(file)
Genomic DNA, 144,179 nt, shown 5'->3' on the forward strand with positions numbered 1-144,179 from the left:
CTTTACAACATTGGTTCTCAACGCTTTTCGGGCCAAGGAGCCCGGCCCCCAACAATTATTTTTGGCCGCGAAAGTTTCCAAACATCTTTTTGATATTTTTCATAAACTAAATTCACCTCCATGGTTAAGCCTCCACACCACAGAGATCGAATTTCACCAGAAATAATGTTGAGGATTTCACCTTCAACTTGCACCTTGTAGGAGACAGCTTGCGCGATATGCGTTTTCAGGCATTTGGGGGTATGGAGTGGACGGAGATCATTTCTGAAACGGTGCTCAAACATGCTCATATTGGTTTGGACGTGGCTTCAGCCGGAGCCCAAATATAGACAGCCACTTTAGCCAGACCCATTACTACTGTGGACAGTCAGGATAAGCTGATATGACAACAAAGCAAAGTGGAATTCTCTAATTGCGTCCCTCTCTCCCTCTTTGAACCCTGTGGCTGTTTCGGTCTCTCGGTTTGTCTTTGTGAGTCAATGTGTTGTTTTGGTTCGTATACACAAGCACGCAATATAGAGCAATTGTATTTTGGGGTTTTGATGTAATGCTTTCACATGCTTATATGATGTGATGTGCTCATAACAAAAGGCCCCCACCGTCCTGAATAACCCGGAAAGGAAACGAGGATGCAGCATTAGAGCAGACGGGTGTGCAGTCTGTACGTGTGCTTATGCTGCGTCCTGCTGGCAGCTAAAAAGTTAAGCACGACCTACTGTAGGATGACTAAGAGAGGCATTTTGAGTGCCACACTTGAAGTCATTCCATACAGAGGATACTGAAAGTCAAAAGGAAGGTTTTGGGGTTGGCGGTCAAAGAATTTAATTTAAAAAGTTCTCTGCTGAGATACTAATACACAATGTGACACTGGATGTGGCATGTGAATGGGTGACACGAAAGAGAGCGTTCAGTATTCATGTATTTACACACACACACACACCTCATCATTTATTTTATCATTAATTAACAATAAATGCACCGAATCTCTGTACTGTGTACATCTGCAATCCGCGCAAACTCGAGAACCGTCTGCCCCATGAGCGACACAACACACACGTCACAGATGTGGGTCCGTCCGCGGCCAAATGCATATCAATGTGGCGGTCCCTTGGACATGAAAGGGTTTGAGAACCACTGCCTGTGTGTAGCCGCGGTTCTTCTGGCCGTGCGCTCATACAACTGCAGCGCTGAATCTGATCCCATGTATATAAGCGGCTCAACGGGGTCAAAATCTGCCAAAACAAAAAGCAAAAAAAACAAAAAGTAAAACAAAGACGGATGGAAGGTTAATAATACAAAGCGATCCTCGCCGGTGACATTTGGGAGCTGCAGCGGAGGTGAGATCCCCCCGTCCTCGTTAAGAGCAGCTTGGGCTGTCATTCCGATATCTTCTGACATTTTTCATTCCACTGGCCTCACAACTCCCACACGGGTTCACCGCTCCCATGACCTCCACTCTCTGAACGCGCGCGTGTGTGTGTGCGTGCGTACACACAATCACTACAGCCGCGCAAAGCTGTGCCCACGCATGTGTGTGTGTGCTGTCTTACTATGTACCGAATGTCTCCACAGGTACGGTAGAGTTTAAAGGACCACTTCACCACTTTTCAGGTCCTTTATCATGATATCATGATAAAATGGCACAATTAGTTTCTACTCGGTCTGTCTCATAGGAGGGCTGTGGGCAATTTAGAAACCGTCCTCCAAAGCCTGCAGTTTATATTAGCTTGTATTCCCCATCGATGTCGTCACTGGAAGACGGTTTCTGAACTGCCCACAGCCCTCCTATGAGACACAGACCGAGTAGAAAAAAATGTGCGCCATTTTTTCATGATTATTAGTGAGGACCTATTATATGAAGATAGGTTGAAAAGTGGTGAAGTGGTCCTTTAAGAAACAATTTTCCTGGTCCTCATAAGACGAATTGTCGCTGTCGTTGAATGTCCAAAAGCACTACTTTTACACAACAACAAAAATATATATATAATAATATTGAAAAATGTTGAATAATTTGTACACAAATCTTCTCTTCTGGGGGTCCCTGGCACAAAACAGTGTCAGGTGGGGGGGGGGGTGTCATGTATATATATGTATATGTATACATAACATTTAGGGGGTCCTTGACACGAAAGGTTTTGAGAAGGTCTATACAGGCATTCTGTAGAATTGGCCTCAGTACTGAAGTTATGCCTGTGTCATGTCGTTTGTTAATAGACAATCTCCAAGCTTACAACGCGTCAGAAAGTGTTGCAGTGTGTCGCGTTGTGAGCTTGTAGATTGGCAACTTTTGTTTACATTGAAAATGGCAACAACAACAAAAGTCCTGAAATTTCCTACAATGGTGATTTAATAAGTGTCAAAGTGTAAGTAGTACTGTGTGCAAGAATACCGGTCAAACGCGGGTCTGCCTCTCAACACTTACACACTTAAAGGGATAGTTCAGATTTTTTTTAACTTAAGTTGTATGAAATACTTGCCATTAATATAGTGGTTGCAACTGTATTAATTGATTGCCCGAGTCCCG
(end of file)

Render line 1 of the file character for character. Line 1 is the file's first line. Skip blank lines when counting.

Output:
Genomic DNA, 144,179 nt, shown 5'->3' on the forward strand with positions numbered 1-144,179 from the left: